I've been a Pogues fan for 20 years now, listen to them pretty much every day and have lost count of the number of times I've seen them live. The Pogues do not conform and have a fierce rebellious streak that is tinged with cheeky mischief and outright drunken beligerance. What a refreshing change from the mechanical music product culture of today. This album became an instant classic when it was released in early 1988 and for good reason: the songs are crackers and are the usual blend of traditional songs revived and reinvigorated by thr Booze Brothers, original songs by the one and only Shane MacGowan and a few pearls from the other boys. The poetic lyrics coupled with the magnificent musicianship make it an experience to savour and each listen reveals the subtlety and delicacy of the arrangement. The only donkey on the whole album is Sit Down By The Fire as it seems rushed and Shane can't be bothered to sing it properly but even that has a certain charm. The stand-out songs for me are the joyful Broad Majestic Shannon, the embittered Thousands Are Sailing, the riotously sinister Turkish Song Of The Damned and the immortal Fairytale Of New York.

The remastered version (which I bought to replace the original CD, which I bought to replace the original LP!) featuring a few classic extras, including the magnificent collaborations with the Dubliners for The Irish Rover and Mountain Dew, just make it all the better and confirm this album as the key Pogues album to own. It catches the boys at their productive zenith where they are still creating great music and they haven't begun the decline that clearly showed on Peace & Love. More than anything, it sounds like they are having a ball.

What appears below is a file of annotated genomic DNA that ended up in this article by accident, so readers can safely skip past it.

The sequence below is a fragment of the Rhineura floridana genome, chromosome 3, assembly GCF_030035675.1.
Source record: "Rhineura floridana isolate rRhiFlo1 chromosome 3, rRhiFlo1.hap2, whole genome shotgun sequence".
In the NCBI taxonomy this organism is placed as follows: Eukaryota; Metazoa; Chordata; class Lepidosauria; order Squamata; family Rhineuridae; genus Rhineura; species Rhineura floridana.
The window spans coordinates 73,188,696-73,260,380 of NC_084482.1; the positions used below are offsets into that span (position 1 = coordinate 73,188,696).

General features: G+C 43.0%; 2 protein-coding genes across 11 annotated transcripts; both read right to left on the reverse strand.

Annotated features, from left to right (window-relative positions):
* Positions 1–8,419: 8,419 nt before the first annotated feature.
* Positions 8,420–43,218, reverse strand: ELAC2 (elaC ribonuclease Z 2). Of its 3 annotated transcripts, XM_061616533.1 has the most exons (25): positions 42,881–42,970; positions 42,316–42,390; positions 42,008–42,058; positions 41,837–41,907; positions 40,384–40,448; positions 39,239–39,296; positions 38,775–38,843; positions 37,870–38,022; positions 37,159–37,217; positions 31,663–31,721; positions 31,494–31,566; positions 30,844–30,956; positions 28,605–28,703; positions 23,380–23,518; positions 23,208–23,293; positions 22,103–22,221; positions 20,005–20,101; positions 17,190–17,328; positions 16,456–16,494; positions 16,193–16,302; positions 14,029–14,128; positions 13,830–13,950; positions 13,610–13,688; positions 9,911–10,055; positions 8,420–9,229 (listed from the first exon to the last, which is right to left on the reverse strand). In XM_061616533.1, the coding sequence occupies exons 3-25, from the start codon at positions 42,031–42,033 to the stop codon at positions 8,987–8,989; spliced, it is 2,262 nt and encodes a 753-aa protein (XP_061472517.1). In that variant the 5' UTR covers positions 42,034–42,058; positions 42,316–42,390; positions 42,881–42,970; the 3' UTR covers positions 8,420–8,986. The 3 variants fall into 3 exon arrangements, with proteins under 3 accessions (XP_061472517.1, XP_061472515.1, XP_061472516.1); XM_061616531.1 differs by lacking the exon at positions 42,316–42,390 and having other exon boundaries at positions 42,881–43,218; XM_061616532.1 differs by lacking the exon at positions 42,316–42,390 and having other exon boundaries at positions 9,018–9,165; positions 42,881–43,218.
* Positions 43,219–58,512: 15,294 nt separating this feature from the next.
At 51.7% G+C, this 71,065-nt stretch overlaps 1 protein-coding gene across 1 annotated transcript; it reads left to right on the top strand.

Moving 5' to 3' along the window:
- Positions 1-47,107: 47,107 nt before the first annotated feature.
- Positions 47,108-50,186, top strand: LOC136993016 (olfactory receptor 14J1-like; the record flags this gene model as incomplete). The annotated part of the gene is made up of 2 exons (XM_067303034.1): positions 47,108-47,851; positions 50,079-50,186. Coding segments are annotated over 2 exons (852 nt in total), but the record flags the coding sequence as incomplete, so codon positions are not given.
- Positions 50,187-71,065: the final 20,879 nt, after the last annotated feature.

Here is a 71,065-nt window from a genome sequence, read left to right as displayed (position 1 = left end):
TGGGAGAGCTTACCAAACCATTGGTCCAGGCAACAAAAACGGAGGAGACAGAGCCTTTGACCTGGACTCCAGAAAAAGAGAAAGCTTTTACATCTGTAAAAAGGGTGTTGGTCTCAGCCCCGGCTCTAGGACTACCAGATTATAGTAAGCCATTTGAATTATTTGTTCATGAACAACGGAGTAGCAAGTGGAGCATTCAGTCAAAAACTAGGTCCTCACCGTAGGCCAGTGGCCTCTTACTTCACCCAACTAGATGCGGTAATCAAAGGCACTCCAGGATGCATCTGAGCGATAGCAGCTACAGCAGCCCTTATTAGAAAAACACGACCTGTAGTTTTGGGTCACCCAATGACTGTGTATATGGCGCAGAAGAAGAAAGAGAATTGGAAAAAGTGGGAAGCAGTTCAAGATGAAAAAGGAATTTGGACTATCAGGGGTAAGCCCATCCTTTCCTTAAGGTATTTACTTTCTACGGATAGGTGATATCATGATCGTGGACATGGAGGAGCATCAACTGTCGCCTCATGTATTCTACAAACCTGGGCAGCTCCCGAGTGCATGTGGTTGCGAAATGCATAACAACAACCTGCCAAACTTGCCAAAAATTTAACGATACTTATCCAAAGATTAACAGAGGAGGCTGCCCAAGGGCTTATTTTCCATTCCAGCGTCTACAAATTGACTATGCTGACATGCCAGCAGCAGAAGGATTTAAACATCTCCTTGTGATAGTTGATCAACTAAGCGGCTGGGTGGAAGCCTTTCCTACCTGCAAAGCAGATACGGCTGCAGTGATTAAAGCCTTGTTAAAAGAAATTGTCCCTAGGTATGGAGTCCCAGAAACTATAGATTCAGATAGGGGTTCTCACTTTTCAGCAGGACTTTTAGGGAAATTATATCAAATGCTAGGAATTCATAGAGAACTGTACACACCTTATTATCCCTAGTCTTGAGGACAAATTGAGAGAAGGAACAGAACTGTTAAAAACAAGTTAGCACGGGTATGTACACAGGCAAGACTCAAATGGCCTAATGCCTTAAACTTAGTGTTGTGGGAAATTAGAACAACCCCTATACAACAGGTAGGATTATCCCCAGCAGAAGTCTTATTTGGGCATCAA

Some sensitive listeners might not like a couple of the songs, especially Bottle Of Smoke, for the high expletive count, but that would be like criticising a great painting because a few of the brush strokes are a bit too heavy. Give yourself a treat and order a copy now.
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5 of 5 people found the following review helpful By H. Derbyshire on 22 Nov. 2007
Format: Audio CD
In 1987, Shane MacGowan was a brilliant man in a hurry. The Pogues were his second group, and he was hoping not to repeat the mistakes of first combo the zesty but peripheral Nips. His big idea, to mix the Irish folk music with which he'd grown up with the punk energy that had fired his soul as a teenager, was a magnificent one. Record company wrangles, however, had stopped the group putting anything out for over a year and Shane's wholehearted commitment to the rock'n'roll lifestyle meant he was on a short fuse.

Happily, before his strength gave out he led the brilliant Pogues to produce their masterpiece If I Should Fall From Grace With God. The hiatus in the band's recording career just meant that they had amassed better songs, and constant touring to keep them in readies had made them tighter than a bluebottle's arse. Their third album benefited from an openness to other traditions (not to mention the songwriting talent of fellow Pogues Finer, Chevron and Woods) without losing the passion the Pogues had always channelled through the Irish music of MacGowan's forbears.

So - here we have blistering pop brilliance, defiant political belligerence, lurching hurdy-gurdy, sweeping romance, cosmopolitan swing, bilious nostalgia, frenetic foul-mouthed bombast, Mardi Gras mayhem and much, much more. Everyone knows the beautiful `Fairy Tale of New York', featuring the pitch-perfect Kirsty MacColl, but only arguably is it the best song on this album. You owe it to yourself to hear the rest and decide for yourself.

This expanded edition has extra tracks, including `The Irish Rover' and `The Rare Auld Mountain Dew' recorded with the Dubliners.